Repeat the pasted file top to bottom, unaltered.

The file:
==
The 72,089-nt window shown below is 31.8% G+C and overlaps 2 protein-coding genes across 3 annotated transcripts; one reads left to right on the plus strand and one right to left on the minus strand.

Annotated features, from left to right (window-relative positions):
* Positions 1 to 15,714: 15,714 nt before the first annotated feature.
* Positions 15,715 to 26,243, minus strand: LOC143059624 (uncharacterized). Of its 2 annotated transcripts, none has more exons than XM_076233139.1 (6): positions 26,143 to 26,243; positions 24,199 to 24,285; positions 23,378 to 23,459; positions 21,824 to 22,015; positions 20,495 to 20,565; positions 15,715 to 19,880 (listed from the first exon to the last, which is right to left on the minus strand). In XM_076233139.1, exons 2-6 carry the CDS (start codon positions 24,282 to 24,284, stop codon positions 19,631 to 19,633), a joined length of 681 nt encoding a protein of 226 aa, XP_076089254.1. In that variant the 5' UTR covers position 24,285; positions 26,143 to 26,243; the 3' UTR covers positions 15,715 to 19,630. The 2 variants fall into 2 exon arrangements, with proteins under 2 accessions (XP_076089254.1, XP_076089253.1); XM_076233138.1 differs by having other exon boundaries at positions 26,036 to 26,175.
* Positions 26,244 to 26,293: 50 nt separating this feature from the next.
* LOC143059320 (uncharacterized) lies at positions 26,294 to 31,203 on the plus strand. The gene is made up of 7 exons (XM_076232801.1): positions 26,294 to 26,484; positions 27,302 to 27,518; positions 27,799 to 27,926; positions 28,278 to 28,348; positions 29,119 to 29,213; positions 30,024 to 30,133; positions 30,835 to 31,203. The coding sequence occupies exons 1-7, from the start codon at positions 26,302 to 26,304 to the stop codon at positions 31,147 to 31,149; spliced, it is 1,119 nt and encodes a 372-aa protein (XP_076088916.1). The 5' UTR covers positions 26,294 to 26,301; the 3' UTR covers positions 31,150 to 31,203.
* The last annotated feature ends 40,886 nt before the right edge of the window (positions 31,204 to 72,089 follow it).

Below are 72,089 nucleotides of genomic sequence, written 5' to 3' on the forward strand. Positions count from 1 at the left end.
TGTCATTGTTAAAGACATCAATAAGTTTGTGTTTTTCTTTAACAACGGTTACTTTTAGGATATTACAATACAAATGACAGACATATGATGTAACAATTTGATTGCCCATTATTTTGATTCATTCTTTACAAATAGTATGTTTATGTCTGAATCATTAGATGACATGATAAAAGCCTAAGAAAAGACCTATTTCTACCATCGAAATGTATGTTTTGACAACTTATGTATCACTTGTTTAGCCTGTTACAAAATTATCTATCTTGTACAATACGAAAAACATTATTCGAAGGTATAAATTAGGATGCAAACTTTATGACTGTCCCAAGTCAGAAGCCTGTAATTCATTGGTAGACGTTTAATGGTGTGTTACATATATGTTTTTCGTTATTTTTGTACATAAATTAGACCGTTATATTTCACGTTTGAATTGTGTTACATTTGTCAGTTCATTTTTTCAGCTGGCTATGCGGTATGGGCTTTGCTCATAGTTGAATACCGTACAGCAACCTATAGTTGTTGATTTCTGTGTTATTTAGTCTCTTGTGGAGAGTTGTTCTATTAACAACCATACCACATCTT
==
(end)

The 72,089-nt window shown below is 31.8% G+C and overlaps 2 protein-coding genes across 3 annotated transcripts; one reads left to right on the plus strand and one right to left on the minus strand.

Annotated features, from left to right (window-relative positions):
* Positions 1 to 15,714: 15,714 nt before the first annotated feature.
* Positions 15,715 to 26,243, minus strand: LOC143059624 (uncharacterized). Of its 2 annotated transcripts, none has more exons than XM_076233139.1 (6): positions 26,143 to 26,243; positions 24,199 to 24,285; positions 23,378 to 23,459; positions 21,824 to 22,015; positions 20,495 to 20,565; positions 15,715 to 19,880 (listed from the first exon to the last, which is right to left on the minus strand). In XM_076233139.1, exons 2-6 carry the CDS (start codon positions 24,282 to 24,284, stop codon positions 19,631 to 19,633), a joined length of 681 nt encoding a protein of 226 aa, XP_076089254.1. In that variant the 5' UTR covers position 24,285; positions 26,143 to 26,243; the 3' UTR covers positions 15,715 to 19,630. The 2 variants fall into 2 exon arrangements, with proteins under 2 accessions (XP_076089254.1, XP_076089253.1); XM_076233138.1 differs by having other exon boundaries at positions 26,036 to 26,175.
* Positions 26,244 to 26,293: 50 nt separating this feature from the next.
* LOC143059320 (uncharacterized) lies at positions 26,294 to 31,203 on the plus strand. The gene is made up of 7 exons (XM_076232801.1): positions 26,294 to 26,484; positions 27,302 to 27,518; positions 27,799 to 27,926; positions 28,278 to 28,348; positions 29,119 to 29,213; positions 30,024 to 30,133; positions 30,835 to 31,203. The coding sequence occupies exons 1-7, from the start codon at positions 26,302 to 26,304 to the stop codon at positions 31,147 to 31,149; spliced, it is 1,119 nt and encodes a 372-aa protein (XP_076088916.1). The 5' UTR covers positions 26,294 to 26,301; the 3' UTR covers positions 31,150 to 31,203.
* The last annotated feature ends 40,886 nt before the right edge of the window (positions 31,204 to 72,089 follow it).

Below are 72,089 nucleotides of genomic sequence, written 5' to 3' on the forward strand. Positions count from 1 at the left end.
TGTCATTGTTAAAGACATCAATAAGTTTGTGTTTTTCTTTAACAACGGTTACTTTTAGGATATTACAATACAAATGACAGACATATGATGTAACAATTTGATTGCCCATTATTTTGATTCATTCTTTACAAATAGTATGTTTATGTCTGAATCATTAGATGACATGATAAAAGCCTAAGAAAAGACCTATTTCTACCATCGAAATGTATGTTTTGACAACTTATGTATCACTTGTTTAGCCTGTTACAAAATTATCTATCTTGTACAATACGAAAAACATTATTCGAAGGTATAAATTAGGATGCAAACTTTATGACTGTCCCAAGTCAGAAGCCTGTAATTCATTGGTAGACGTTTAATGGTGTGTTACATATATGTTTTTCGTTATTTTTGTACATAAATTAGACCGTTATATTTCACGTTTGAATTGTGTTACATTTGTCAGTTCATTTTTTCAGCTGGCTATGCGGTATGGGCTTTGCTCATAGTTGAATACCGTACAGCAACCTATAGTTGTTGATTTCTGTGTTATTTAGTCTCTTGTGGAGAGTTGTTCTATTAACAACCATACCACATCTT